Reflections on Diversity, Uniqueness, and Love

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With great humility, I share my vision that every being in the world is incredibly special and uniquely beautiful.  These differences must be celebrated in a context of love, joy, compassion, and service to humanity.  Our mission is to support each other in developing the best of our potential in the wonderful diversity that has been provided by Creator.

The words seem so simple.  I have heard them and used them many times over the years.  Love is a common thread through literature, music, art and spirituality, a concept and comfort we all seek and embrace.  Addictions are a stumbling block, bringing poignancy to each new day.  How can we ensure Spirit yearnings follow a path of health and happiness?

The greatest gift we can give our children is the security and reassurance they are welcome, appreciated, and complete in who they are and the unfolding of who they will become.  Each child has a distinctive potential for learning, caring, and development.  Our role as parents is to cherish all children and guide their innocence, curiosity, and determination in the path of safety, peace, freedom, equality, and love.

In the epi-genetic reality in which we all evolve, deficiencies in encouragement are carried from generation to generation.  Some people seem to grow up spontaneously cheerful and generous; others seem prone to sadness and destruction.

I grew up gloomy, feeling that my presence was more tolerated than cherished and that I owed an unknown debt.  Discontent and alienation lingered, fueled by a search for what was real or at least “enough.”  I shrank from criticism, became cynical, and defended my limited perspective.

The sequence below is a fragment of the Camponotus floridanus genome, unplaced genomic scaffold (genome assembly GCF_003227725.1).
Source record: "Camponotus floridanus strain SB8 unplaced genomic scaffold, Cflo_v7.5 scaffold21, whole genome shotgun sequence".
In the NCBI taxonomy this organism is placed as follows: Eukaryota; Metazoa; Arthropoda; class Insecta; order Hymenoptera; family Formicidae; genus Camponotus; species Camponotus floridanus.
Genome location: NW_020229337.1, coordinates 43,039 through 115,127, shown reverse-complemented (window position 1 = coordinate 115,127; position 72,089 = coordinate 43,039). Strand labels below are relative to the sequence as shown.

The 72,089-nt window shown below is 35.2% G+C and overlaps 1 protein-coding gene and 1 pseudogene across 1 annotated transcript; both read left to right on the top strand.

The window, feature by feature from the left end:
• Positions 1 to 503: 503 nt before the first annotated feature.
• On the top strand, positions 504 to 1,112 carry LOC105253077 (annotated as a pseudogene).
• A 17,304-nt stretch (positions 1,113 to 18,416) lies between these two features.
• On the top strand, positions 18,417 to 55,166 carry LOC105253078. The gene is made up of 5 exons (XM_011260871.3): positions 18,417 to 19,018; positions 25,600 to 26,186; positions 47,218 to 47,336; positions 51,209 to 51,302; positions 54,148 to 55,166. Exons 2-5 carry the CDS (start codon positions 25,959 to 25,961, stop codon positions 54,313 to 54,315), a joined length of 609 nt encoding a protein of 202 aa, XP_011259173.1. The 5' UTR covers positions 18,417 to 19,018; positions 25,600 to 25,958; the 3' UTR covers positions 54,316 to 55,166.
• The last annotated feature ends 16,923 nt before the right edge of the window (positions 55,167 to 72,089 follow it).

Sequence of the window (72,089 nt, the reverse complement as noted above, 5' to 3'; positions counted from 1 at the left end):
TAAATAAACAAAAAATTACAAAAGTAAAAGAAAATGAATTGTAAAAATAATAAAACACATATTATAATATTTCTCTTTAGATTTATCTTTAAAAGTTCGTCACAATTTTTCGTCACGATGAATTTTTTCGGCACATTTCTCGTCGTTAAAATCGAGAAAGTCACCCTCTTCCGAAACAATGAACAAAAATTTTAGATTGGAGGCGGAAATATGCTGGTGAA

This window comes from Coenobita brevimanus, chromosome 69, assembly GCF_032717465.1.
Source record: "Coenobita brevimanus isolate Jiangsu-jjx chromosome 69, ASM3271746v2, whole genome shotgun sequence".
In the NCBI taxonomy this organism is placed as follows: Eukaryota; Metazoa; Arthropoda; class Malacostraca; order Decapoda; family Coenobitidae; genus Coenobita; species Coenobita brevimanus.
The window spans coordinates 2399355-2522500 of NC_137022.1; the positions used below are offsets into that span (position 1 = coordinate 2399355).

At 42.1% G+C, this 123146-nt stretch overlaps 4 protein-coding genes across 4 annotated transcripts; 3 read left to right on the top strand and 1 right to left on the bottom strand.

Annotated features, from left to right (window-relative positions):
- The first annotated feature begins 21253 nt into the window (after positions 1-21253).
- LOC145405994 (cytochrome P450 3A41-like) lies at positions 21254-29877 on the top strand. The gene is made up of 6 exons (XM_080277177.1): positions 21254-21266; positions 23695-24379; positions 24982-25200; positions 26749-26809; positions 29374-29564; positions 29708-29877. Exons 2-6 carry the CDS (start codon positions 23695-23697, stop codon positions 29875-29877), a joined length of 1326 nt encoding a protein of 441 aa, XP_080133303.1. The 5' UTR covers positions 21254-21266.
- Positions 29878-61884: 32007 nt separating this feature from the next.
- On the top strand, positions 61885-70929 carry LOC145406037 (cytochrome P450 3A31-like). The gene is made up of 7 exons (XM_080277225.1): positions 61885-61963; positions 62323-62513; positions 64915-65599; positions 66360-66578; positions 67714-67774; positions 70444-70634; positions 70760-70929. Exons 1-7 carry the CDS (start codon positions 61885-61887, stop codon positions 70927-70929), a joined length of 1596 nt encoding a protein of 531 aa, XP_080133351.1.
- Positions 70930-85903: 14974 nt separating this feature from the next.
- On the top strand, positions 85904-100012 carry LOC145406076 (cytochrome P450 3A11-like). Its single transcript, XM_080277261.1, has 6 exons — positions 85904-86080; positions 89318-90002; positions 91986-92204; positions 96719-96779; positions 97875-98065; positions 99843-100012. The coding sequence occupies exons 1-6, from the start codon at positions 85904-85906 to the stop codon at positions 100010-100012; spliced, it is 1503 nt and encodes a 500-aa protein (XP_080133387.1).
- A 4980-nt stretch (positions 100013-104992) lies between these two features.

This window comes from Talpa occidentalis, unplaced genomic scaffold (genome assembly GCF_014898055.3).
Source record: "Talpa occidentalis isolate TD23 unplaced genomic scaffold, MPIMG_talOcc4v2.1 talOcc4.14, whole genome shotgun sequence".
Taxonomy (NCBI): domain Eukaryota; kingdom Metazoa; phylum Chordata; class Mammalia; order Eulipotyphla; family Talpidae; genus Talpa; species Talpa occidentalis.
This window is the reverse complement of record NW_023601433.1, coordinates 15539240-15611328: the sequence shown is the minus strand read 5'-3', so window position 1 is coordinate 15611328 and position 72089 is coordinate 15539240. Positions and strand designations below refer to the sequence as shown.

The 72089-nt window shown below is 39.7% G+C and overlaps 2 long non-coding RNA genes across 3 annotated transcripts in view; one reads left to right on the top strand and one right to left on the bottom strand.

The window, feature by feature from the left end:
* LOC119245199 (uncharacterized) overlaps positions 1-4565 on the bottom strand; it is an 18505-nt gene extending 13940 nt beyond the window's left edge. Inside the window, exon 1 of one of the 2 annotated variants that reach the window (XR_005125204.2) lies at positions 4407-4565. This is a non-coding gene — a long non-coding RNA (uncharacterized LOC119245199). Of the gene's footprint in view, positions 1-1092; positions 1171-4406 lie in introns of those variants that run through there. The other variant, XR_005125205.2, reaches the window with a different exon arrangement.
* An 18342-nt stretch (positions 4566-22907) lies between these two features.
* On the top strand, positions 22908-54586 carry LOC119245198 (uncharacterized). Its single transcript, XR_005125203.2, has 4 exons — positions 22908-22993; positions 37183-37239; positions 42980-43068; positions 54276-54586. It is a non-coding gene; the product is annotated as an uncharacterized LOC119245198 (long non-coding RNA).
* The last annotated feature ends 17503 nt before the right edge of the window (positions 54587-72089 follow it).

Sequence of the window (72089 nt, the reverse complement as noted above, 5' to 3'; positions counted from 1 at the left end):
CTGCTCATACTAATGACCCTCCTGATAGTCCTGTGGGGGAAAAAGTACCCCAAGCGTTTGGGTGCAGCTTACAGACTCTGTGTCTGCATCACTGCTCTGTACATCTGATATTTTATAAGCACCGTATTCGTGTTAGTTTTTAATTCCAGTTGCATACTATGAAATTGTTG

Healing happened slowly over the years as I opened my heart and mind to new experiences and understanding.  I listen for wisdom in the words of well-intended teachers, study the habits of inspirational colleagues, and consciously explore new perceptions and beliefs.

How much more difficult, I often wonder, for those who have been more seriously abused and exploited through their tender years.  How hard is it to believe in oneself when no one believed in them?  How can someone love themselves when they have never been loved or when so-called love came with a terrible price?

We tend to resort to criticism and blame when life circumstances seen awry.  It is often easier to love abstract ideals than to deal with difficult people.  The bigger challenge to to breathe deeply, hold peace in my heart, seek to understand the cares of others, offer benevolent intentions, smile with genuine loving acceptance, listen respectfully, argue less, comfort the wounded, and to give thanks for all opportunities of learning and sharing.